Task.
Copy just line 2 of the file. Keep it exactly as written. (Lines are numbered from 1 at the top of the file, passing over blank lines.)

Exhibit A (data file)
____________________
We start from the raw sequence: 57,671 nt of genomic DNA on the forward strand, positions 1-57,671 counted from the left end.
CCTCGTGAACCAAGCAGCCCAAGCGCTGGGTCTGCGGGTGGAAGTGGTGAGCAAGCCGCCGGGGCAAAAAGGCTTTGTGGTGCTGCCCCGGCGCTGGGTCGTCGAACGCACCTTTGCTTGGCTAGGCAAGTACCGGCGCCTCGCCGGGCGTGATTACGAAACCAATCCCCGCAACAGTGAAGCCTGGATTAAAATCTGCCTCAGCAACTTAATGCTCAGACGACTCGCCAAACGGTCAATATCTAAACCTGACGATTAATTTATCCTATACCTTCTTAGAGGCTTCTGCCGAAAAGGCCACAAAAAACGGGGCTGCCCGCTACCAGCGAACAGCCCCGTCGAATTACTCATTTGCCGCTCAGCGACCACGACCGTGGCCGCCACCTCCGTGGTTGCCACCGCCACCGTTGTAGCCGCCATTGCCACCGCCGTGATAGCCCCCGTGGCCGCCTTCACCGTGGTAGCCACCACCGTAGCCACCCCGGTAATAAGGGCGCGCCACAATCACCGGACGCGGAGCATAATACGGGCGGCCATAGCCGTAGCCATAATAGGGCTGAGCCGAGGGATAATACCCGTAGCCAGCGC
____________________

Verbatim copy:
CCTCGTGAACCAAGCAGCCCAAGCGCTGGGTCTGCGGGTGGAAGTGGTGAGCAAGCCGCCGGGGCAAAAAGGCTTTGTGGTGCTGCCCCGGCGCTGGGTCGTCGAACGCACCTTTGCTTGGCTAGGCAAGTACCGGCGCCTCGCCGGGCGTGATTACGAAACCAATCCCCGCAACAGTGAAGCCTGGATTAAAATCTGCCTCAGCAACTTAATGCTCAGACGACTCGCCAAACGGTCAATATCTAAACCTGACGATTAATTTATCCTATACCTTCTTAGAGGCTTCTGCCGAAAAGGCCACAAAAAACGGGGCTGCCCGCTACCAGCGAACAGCCCCGTCGAATTACTCATTTGCCGCTCAGCGACCACGACCGTGGCCGCCACCTCCGTGGTTGCCACCGCCACCGTTGTAGCCGCCATTGCCACCGCCGTGATAGCCCCCGTGGCCGCCTTCACCGTGGTAGCCACCACCGTAGCCACCCCGGTAATAAGGGCGCGCCACAATCACCGGACGCGGAGCATAATACGGGCGGCCATAGCCGTAGCCATAATAGGGCTGAGCCGAGGGATAATACCCGTAGCCAGCGC